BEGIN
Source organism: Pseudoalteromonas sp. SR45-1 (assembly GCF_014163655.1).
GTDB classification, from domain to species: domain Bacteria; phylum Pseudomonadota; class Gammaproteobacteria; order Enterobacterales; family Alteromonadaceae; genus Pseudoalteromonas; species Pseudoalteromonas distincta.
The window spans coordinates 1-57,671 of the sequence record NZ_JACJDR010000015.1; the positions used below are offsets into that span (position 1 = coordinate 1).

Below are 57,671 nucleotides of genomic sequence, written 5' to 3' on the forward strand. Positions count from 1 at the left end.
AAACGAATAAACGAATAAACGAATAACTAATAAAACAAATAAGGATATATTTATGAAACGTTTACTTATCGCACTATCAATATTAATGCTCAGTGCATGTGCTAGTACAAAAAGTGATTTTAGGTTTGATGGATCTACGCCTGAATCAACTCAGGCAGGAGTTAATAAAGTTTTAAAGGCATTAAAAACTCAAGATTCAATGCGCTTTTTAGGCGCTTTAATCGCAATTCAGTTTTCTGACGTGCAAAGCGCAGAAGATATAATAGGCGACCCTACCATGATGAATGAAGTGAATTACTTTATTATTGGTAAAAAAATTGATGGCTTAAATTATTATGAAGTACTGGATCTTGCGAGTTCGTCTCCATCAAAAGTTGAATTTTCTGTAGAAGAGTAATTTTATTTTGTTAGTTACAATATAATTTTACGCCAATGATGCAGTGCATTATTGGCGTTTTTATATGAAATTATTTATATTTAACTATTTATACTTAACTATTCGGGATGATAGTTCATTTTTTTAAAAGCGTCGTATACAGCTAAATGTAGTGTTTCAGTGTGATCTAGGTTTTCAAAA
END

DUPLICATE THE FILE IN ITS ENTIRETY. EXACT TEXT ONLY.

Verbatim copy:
Source organism: Pseudoalteromonas sp. SR45-1 (assembly GCF_014163655.1).
GTDB classification, from domain to species: domain Bacteria; phylum Pseudomonadota; class Gammaproteobacteria; order Enterobacterales; family Alteromonadaceae; genus Pseudoalteromonas; species Pseudoalteromonas distincta.
The window spans coordinates 1-57,671 of the sequence record NZ_JACJDR010000015.1; the positions used below are offsets into that span (position 1 = coordinate 1).

Below are 57,671 nucleotides of genomic sequence, written 5' to 3' on the forward strand. Positions count from 1 at the left end.
AAACGAATAAACGAATAAACGAATAACTAATAAAACAAATAAGGATATATTTATGAAACGTTTACTTATCGCACTATCAATATTAATGCTCAGTGCATGTGCTAGTACAAAAAGTGATTTTAGGTTTGATGGATCTACGCCTGAATCAACTCAGGCAGGAGTTAATAAAGTTTTAAAGGCATTAAAAACTCAAGATTCAATGCGCTTTTTAGGCGCTTTAATCGCAATTCAGTTTTCTGACGTGCAAAGCGCAGAAGATATAATAGGCGACCCTACCATGATGAATGAAGTGAATTACTTTATTATTGGTAAAAAAATTGATGGCTTAAATTATTATGAAGTACTGGATCTTGCGAGTTCGTCTCCATCAAAAGTTGAATTTTCTGTAGAAGAGTAATTTTATTTTGTTAGTTACAATATAATTTTACGCCAATGATGCAGTGCATTATTGGCGTTTTTATATGAAATTATTTATATTTAACTATTTATACTTAACTATTCGGGATGATAGTTCATTTTTTTAAAAGCGTCGTATACAGCTAAATGTAGTGTTTCAGTGTGATCTAGGTTTTCAAAA